University of Florida held the world’s first brain-controlled drone race

Drone races are nothing new. But while they started as an ad-hoc activity within the drone community, the sport has now taken on a life of its own with highly elaborate events and a partnership with ESPN.

Similarly, brain-computer interface (BCI) technology isn’t totally new. And while the technology is still young, advances are being made in labs across the country, and some paralyzed patients have already been able to use the technology to control prosthetic limbs.

But utilizing this BCI technology to connect your brain to a drone? That is definitely new.

Last week, University of Florida did this for the first time by using BCI software to control a group of DJI Phantom drones. And while the drones didn’t exactly zoom by, 16 pilots used their brainwaves to fly drones down a 10-yard indoor course.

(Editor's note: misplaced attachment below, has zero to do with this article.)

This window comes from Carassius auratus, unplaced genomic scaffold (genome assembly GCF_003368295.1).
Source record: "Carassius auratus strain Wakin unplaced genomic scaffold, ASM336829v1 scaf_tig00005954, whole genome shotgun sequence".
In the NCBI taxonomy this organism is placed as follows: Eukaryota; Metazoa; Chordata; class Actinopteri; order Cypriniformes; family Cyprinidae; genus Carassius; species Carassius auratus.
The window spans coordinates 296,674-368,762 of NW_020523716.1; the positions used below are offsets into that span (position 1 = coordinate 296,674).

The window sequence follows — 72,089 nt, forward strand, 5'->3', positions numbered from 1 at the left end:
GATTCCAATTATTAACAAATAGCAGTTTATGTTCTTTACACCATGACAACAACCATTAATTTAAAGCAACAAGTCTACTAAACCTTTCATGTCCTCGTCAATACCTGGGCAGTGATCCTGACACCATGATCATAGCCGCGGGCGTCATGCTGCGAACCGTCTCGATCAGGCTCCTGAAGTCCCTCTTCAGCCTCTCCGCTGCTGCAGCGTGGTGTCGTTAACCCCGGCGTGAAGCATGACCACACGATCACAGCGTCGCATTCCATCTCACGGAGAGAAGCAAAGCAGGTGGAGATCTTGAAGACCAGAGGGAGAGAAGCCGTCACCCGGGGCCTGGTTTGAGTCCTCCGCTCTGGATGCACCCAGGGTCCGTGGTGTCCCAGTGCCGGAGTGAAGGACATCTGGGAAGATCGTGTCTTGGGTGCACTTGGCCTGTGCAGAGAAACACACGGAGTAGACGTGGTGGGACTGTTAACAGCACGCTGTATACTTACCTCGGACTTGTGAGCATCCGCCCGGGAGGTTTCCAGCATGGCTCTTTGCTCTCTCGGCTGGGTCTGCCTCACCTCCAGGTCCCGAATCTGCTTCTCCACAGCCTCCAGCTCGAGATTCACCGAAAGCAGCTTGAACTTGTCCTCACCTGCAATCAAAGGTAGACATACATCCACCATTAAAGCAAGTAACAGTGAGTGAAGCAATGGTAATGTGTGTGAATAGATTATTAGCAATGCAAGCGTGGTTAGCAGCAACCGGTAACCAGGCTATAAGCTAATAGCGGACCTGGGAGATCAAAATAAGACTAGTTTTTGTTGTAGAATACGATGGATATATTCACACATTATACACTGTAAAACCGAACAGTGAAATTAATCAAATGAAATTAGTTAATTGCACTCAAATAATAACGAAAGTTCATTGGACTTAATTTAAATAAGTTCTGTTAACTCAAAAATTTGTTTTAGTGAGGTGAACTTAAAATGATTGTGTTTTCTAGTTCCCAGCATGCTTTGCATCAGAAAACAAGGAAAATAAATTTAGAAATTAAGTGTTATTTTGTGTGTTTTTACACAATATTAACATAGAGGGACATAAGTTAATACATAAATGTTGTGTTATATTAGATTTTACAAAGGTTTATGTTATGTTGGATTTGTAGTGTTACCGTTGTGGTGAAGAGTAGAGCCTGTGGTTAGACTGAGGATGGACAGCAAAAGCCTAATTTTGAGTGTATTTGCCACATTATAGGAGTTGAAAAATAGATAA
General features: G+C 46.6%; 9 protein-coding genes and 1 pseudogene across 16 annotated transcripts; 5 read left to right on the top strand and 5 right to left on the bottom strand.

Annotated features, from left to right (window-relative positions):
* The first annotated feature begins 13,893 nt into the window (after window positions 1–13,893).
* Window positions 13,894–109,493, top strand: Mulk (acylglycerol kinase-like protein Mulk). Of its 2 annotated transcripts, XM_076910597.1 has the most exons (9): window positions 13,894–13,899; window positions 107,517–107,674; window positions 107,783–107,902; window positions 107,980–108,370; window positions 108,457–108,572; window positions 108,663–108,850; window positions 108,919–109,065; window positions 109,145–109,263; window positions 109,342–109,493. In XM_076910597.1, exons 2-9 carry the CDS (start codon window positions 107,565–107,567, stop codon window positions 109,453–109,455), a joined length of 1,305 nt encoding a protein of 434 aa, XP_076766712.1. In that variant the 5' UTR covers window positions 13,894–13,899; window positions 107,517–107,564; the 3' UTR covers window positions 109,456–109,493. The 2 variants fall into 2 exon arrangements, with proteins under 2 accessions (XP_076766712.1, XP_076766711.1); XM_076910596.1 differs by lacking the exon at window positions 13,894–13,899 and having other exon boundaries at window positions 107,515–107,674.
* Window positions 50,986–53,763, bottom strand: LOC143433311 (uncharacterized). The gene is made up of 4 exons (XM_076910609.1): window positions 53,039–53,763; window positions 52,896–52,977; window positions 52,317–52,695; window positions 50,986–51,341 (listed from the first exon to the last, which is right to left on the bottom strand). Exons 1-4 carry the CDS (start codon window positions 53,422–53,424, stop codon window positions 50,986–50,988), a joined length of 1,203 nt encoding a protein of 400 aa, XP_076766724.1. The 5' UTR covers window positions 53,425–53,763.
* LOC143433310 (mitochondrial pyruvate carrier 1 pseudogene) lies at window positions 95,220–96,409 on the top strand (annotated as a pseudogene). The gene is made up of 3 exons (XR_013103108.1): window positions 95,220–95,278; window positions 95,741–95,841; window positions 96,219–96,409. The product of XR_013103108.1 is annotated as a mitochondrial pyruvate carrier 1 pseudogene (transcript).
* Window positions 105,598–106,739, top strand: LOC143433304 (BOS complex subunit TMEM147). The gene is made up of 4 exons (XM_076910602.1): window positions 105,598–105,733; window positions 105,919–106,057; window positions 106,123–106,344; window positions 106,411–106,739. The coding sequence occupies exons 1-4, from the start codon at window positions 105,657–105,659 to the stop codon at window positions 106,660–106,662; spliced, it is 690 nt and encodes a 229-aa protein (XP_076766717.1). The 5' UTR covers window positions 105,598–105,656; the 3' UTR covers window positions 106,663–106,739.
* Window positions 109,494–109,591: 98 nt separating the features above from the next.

Fair warning, the racing itself is fairly mundane. But who cares because they are drones controlled by YOUR BRAIN!

So how exactly does this tech work?

Pilots don electroencephalogram headsets that are calibrated to each wearer’s brain. For example, neuron activity will be recorded when the wearer is told to think about pushing something forward. This activity is then bound to the forward stick on the drone’s controller, so future similar neuron activity will move the drone forward.

Essentially, it’s the same thing as when you bind new keyboard commands when playing a video game for the first time, just using brain waves instead of keyboard keys.

As you can tell from the video, brain-controlled drones aren’t exactly ready for the raceway. But as the technology progresses, expect to see BCI start to integrate itself into our daily activities and lives.